This book is an "Honorable-Mention Awardee 2015" from Readers Favorite under Non-Fiction/Autobiography category.
Two very young girls, one a Catholic from Poland, the other a Jew from Germany, are caught in a web of terror during World War II. These are their unforgettable true stories.
"War does not spare the innocent. Two young girls, one a Catholic from Poland, the other a Jew from Germany, were witnesses to the horror of the Nazi occupation and Hitler’s terror in Germany. As children they saw their homes and communities destroyed and loved ones killed. They survived deportation, labor camps, concentration camps, starvation, disease and isolation."
“This is a moving personal account of history. Urbanowicz and Auerbacher’s painful pasts and similar experiences should guide us to make correct decisions for the future."
Aldona Wos, M.D.
Ambassador of the United States of America, Retired, to the
Republic of Estonia
Daughter of Paul Wos, Flossenburg
Concentration Camp, Prisoner
“Most Holocaust survivors are no longer with us, and that is why this volume is so important. It is a moving testimony by two courageous women, one Catholic and one Jewish, about their youthful ordeals at the hands of the Nazis. They succeed in ways even the most astute historian cannot — they literally capture history and bring it to life. It is sure to touch all those who read it.”
William A. Donohue
President, Catholic League for Religious and Civil Rights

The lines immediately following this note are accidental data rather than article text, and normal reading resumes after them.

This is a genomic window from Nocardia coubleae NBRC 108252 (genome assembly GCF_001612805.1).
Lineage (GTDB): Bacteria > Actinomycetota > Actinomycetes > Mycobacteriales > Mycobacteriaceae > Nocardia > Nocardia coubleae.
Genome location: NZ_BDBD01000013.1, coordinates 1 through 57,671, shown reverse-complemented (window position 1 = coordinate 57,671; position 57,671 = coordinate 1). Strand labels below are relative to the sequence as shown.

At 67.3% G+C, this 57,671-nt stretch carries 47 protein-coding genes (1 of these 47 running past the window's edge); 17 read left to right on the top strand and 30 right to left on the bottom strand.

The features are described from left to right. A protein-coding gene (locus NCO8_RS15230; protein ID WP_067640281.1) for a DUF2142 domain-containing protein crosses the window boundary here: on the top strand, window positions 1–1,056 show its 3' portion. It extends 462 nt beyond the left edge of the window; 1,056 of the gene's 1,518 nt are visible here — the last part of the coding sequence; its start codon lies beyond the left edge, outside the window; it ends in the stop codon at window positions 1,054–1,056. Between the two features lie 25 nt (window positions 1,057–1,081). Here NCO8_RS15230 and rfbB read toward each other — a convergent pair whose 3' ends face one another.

“Such an original book, written jointly by both a Jewish survivor and a Polish-Christian survivor of the Holocaust, Children of Terror points the way toward fresh insight, hope and redemption. If “Never again” is to be more than a slogan, tomorrow’s adults must be nourished and informed by books such as this. A fabulous piece of work, perfect for the young people who are our future.”
Rabbi Dr. Hirsch Joseph Simckes, St. John’s University, Department of Theology
“The authors were born in the same year but into different worlds: one a Polish Catholic and the other a German Jew. Despite their dramatically different traditions and circumstances, they shared a common trauma — the confusion and fear of being a child in wartime. Auerbacher and Urbanowicz vividly describe the saving power of family, place, and tradition. Young readers of Children of Terror will come away with a deeper understanding of the Second World War and a profound admiration for the book’s authors.”<p>
David G. Marwell, Ph.D., Director of the Museum of Jewish Heritage — A Living Memorial to the Holocaust